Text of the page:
I had always dreamed of having children……well, daughters. However having worked with children, I was in no hurry to get started. By the time my husband and I agreed to try for a family I was 36 years old. We struggled to conceive and it put a huge strain on our relationship. Then in 2011, as a result of an IUI procedure I fell pregnant with twins. We were elated! I was fully committed to my pregnancy and ‘full up’ with contentment. I really felt there would be no problems from here on in. Unfortunately that Dec the twins hearts stopped beating in the first trimester. I was beyond devastated. A long scream came from my body and it felt like it would never stop. I went into therapy to support my grief. Having been unable to get pregnant and then losing the babies was playing havoc with some other pain I was carrying. All I wanted to do was get pregnant again as soon as possible. So by the January I was pregnant with Elijah. I continued going to therapy and grieving, and alongside this I tried to hold onto Elijah. I wrote him a journal, I sang to him….. “Please stay” I would whisper holding my belly. And he did. He is wonderful. I struggle to be grateful. I really struggle with the intensity of motherhood. I put myself under a ton of pressure, trying to undo my own experience of being a child.
My mother is an addict and chronic alcoholic. I spent a lot of my childhood overcome with fear….it swirled inside my stomach constantly and distracted me from my heart and the heart of others. I slowly went numb. I loved my mother so very much. She kind of wanted to make a friend out of me, and as a child I liked the fun part of that. I mostly wanted a sober, together mother to lead me into myself and the world. She was very distracted by her illness, and there were many things she didn’t see. In her absence of consciousness I was sexually abused but on a much deeper level, I was overlooked and grew up with great longing. She was loving, kind and cuddly…..but not consistently so. I think she is a lovely narcissistic….if there can be such a thing. My mother got sober and stayed sober for some time, when I was 12. It was then I started to fall apart. My body filled up with black rage that was mostly directed back on myself and at her. We went on like that for a number of years….me being angry and her being sorry. At the age of 23 I left New Zealand permanently and never went back. Our painful history sits between us as we muddle along trying to forge a relationship that works.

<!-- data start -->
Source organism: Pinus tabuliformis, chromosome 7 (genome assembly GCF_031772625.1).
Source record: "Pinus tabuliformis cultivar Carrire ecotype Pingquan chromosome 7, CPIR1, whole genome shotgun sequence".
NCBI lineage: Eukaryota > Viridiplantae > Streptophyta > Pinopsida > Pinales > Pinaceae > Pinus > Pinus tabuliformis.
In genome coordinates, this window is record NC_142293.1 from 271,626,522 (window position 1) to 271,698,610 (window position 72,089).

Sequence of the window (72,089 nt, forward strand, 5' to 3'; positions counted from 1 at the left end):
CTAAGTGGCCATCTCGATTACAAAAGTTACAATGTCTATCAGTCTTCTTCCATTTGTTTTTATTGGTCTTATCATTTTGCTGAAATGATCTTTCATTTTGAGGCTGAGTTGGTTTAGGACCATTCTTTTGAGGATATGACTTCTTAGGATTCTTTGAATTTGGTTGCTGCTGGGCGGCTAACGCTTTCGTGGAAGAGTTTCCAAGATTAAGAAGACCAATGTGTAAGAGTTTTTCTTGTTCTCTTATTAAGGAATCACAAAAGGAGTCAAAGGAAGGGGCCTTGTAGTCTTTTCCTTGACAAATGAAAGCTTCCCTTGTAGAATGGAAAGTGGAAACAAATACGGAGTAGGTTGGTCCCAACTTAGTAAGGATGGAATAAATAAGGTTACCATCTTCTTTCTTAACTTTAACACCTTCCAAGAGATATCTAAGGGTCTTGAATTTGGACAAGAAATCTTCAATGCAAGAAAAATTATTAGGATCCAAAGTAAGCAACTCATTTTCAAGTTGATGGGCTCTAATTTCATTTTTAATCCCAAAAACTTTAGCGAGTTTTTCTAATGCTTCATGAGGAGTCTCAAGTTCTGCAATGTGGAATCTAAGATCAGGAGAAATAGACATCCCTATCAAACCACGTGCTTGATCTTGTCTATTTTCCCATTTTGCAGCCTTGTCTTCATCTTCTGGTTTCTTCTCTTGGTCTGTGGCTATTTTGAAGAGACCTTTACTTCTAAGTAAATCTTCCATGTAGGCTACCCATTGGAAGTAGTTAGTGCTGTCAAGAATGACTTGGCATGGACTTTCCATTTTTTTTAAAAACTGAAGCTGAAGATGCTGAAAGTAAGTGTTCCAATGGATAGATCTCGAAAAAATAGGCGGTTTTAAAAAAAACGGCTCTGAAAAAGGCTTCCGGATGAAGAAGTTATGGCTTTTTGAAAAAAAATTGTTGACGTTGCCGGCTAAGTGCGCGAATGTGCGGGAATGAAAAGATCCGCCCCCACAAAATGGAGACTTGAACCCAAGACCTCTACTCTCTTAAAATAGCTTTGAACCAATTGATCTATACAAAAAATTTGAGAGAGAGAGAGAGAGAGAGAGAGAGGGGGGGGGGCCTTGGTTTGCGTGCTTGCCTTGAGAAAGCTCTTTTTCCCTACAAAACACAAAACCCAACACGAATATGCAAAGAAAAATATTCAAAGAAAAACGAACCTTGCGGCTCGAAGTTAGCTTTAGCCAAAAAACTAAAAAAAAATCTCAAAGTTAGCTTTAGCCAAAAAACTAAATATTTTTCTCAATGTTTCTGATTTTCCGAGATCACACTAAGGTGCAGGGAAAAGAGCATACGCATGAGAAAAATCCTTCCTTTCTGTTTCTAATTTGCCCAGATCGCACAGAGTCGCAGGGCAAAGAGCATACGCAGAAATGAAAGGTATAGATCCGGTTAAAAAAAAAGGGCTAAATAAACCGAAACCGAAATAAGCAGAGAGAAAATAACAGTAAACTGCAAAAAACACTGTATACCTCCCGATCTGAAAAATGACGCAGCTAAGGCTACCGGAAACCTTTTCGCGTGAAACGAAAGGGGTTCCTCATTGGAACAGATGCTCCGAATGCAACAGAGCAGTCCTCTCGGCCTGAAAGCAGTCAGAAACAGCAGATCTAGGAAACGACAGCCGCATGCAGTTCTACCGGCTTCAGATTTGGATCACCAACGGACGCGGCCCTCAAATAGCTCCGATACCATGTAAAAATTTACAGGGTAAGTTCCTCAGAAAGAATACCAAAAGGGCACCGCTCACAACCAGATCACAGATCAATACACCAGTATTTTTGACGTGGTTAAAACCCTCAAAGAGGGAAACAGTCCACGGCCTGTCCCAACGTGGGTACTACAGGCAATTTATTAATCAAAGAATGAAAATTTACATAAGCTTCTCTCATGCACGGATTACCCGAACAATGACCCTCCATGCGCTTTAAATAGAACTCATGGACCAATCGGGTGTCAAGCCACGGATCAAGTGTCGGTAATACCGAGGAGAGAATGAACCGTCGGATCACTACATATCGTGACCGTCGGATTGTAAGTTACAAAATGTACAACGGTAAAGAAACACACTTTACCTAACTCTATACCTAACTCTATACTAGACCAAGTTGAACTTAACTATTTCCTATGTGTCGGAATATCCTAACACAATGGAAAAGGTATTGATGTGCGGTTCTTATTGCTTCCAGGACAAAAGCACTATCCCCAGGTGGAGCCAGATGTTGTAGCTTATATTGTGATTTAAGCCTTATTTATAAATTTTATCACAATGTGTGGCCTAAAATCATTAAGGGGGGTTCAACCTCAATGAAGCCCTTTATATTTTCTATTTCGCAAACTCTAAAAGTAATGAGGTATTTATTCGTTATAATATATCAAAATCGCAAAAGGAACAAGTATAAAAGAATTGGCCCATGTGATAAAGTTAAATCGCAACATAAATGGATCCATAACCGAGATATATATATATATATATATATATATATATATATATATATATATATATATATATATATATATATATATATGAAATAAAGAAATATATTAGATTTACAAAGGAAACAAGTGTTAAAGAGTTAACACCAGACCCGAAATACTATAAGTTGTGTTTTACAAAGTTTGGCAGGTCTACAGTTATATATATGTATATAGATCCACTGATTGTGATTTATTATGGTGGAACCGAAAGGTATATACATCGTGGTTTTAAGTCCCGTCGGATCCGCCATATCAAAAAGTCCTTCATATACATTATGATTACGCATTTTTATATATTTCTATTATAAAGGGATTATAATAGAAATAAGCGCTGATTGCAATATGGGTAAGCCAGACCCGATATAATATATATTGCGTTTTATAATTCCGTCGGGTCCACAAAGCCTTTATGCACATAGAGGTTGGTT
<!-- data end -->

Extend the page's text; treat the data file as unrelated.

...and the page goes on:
Your Mother, You, Your Children
The way I was mothered has definitely affected the way I mother. I constantly feel I am not giving, being, doing enough. “It’s not good enough”. This is how my mother felt about herself, it is how I felt about my own childhood and now I carry it into my mothering. It links all of our experience….I would like to change it if I can. Since becoming a mother I have felt both a little more compassionate towards my mother and a little more angry. Being a good mother is such a momentous task, one that is of great value to another little vulnerable human being and one that requires and deserves great commitment. I still feel she could, to this day, come to mothering differently. She is still drinking and it is a deep disappointment. She would love for me and my family (which now includes another lovely Son) to live in New Zealand so that she could have a closer relationship with me and my children. Part of me would like that too. Mostly I feel pulled between the fear of a closer relationship and the longing for one. I have thought a lot more about her since having my sons. I miss her. I miss having a mum around. If she were sober I know she would bring me baking, flowers and other little treasures as a wee way of sprinkling love on my life. I think of her everyday. I don’t know the way forward.